There are many people who like to make decorative handles for crochet hooks with polymer clay canes. You could probably make them especially for people with limited mobility. Might be a good business.

    I had carpal tunnel for years and wore braces 24/7 until I had surgery on both hands, so I feel your pain. Anything that makes it easier to continue doing what you love, is a good thing indeed!

  9. I cannot find any drill bits that do not break when I try to bend them – can you suggest a web source? Or should I just try to insert them without bending them and glue them in? Thanks

  10. Awww that sounds like a pain Connie! Just insert the bits in the clay without bending and then glue them in to secure. You may have to re-glue them over time but I have some done that way that held for a long time before I needed to glue them again.

  11. Thanks, Cindy – I know you are busy!

    My husband took pity on my long face and decided to help me. He got out his propane tank and torch and vise and inserted the drill bits in the vise (working side down) and applied the flame to the shaft until it glowed red and then bent the shaft with pliers. It worked!

    He did all this work on the driveway,outside, far away from the house.

    So now I have me drilling bits and I am happy. I thought you would like to know about yet another way to do things!

    Connie

  12. I love this idea to make handles for drill bits! I have a little pin vise I’ve been using, but it is a pain to change bits. I would much rather reach for another *pretty bit tool* instead! This will be a good project for some very old clay that I “over softened”. It had gotten brittle, so I used some mineral oil to make it soft and usable. I oversoftened and overhandled it, which encouraged tons of air bubbles, too. I have now perfected my way of fixing my older clays. But I still have some funky clay around that will make perfect tool covers with pretty canes on top. I am ready…

    Thanks again for another great idea.

  13. @Phaedrakat – It’s great to see that you are taking the time to read these archived articles, and leave comments.

    One of my big goals here at the blog is to have everyone in the community be able to pipe up when someone needs help. Reading and bookmarking these archived articles and comments is really helpful, so that you can point others to them if you feel the information would be helpful for them too.

    The link by my name points to a conversation I had with another member (Carolyn-F), on how to add useful permalinks to your comments, when you are wanting to reference something.

  14. Just found the perfect tools for enlarging holes after baking: pearl reamers. I had a set, with broken handles. I had tried a regular set of bead reamers and ended up breaking off the top of my lentil bead. So sad – I’m still trying to salvage it. I used Bake and Bond to glue it back together. Now some creative wire wrapping may do it. Anyway, I made new finger handles for my pearl reamers. Then I used them to enlarge some baked bead holes. They work GREAT! I’d highly recommend them to anyone who wants to make bigger holes after baking. They are different in that the tines are square so they are very gentle and get the job done without doing damage.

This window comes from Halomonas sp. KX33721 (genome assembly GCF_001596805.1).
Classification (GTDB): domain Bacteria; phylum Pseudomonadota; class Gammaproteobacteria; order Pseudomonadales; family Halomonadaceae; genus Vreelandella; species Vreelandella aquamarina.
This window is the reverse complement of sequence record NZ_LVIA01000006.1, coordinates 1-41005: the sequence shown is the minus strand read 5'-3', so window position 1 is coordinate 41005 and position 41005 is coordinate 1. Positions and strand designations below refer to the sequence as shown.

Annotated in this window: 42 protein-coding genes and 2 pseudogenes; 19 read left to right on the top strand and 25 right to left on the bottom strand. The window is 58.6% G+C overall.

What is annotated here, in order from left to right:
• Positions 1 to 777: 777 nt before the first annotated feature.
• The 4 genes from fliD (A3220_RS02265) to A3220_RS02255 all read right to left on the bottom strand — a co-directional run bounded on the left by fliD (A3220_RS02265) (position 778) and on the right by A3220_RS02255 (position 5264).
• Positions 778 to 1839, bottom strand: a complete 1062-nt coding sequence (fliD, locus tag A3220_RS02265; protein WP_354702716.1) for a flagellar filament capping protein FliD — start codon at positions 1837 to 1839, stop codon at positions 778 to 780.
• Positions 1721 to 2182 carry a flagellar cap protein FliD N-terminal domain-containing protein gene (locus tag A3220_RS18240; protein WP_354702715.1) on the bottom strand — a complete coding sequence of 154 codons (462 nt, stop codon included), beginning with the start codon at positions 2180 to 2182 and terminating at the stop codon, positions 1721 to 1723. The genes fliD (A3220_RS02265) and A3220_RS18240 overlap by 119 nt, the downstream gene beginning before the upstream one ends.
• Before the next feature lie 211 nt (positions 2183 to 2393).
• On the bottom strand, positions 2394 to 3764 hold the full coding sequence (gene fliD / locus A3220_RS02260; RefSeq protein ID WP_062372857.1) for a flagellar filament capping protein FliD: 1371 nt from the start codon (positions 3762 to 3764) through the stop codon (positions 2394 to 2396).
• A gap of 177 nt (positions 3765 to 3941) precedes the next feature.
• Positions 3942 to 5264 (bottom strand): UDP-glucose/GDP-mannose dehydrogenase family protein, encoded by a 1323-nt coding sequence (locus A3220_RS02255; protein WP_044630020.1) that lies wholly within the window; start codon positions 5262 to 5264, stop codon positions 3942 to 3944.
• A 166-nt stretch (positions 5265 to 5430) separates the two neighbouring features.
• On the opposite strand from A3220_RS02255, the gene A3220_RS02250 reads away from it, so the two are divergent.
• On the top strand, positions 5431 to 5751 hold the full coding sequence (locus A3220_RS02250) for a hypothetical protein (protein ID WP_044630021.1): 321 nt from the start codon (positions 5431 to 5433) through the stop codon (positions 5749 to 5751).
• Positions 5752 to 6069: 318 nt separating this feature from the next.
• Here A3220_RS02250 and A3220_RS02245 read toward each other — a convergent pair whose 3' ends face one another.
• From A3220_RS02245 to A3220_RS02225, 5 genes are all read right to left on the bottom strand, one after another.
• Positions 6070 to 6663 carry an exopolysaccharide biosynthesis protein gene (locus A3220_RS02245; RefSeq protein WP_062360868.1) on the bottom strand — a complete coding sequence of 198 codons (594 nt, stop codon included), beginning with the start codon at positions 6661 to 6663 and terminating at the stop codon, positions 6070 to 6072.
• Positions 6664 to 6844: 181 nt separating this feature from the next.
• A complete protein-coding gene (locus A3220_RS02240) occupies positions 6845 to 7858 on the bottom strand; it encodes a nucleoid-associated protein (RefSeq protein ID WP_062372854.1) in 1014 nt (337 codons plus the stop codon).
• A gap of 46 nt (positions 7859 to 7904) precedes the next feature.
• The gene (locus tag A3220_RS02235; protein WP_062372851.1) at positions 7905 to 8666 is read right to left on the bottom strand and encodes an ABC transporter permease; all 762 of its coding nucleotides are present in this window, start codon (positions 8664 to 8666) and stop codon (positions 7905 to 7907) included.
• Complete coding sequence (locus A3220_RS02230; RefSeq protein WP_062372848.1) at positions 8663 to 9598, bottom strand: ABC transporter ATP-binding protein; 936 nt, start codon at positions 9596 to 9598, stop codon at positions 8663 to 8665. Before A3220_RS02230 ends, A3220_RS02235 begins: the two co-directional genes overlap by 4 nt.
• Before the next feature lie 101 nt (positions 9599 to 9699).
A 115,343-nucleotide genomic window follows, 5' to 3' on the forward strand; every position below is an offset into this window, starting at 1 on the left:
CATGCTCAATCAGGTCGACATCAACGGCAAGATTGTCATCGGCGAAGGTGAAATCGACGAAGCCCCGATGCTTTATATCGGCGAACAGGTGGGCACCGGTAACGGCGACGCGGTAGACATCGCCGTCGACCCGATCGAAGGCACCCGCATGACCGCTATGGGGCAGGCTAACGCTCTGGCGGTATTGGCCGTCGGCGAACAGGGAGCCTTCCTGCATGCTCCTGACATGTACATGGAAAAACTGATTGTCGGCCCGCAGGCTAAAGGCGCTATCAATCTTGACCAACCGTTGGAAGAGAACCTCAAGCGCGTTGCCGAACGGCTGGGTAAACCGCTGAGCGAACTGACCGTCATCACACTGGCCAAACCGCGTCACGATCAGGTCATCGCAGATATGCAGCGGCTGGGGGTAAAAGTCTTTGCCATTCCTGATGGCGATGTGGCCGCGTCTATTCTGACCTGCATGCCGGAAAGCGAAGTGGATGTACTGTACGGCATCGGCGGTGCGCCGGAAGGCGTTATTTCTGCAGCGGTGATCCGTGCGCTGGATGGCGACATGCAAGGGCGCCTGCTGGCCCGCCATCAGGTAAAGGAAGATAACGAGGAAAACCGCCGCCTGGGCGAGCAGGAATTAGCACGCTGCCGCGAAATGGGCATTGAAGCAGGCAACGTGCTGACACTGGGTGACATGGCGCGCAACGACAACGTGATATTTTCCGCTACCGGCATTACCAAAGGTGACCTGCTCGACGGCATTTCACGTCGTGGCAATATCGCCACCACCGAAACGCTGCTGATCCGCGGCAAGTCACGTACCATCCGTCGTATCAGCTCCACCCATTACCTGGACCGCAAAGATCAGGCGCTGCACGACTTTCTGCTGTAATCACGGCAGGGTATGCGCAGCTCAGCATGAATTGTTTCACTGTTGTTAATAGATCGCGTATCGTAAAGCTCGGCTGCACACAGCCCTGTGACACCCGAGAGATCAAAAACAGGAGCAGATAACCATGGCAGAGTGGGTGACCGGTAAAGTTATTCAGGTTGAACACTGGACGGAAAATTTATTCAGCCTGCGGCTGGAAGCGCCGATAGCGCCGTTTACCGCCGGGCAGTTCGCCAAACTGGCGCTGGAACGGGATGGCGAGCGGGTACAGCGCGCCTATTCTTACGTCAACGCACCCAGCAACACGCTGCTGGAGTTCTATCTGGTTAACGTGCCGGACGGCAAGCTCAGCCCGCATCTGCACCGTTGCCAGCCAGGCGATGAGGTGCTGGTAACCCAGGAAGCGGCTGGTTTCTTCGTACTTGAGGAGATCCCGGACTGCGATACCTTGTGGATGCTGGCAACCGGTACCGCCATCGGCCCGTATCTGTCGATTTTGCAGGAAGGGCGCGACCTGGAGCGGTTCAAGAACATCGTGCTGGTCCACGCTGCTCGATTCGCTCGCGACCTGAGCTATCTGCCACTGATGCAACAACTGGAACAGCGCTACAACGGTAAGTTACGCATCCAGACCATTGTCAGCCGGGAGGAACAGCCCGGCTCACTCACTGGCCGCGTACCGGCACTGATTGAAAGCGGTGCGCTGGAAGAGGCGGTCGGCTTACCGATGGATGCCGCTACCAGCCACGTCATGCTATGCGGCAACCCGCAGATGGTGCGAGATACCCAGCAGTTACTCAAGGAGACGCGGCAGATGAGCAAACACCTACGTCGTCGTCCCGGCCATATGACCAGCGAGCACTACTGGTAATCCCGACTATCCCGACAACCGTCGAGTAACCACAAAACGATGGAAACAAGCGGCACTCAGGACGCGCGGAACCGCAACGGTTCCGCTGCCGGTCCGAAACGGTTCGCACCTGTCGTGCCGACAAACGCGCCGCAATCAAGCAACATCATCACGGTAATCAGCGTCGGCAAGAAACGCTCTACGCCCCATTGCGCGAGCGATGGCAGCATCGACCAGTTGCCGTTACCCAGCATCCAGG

• I’ve never tried using bead reamers with polymer clay, I went straight to drill bits. Lucky I did, because it looks like they are really problematic. (Note: Carolyn’s comment above, and today’s post, “Amaco Bead Roller Bracelets“.)

      Be sure to follow the directions, and start with a small drill bit. Then gradually increase the size until your bead hole is as big as you need. Have fun!

  15. Hi there,

    I was just wondering if it is possible to use The Water based Varathane on my polymer clay covered Crochet hooks. I am trying to find something that is not sticky and will not harm anyone when using them with their hands on a regular bases. Some of the products I have used, have peeled off and have still become sticky after a couple of days. If you could help me figure this out. That would be amazing.

    Thank you again for all you do, and all your wonderful tutorials. They have really helped me out alot. You are a great inspiration. :)

    • @Laurie M: Hi Laurie, sorry to take so long to get to your question. It is getting quite busy around here! Your best bet is to use no finish at all and do a nice job at sanding your polymer covered crochet hooks. With a proper job sanding and buffing you can get a lovely glass like shine. I have tons of sanding and finishing information on this blog. Just type in ‘sanding’ into the search box at the top of the page for a list of past articles and tutorials that will help your with your issue.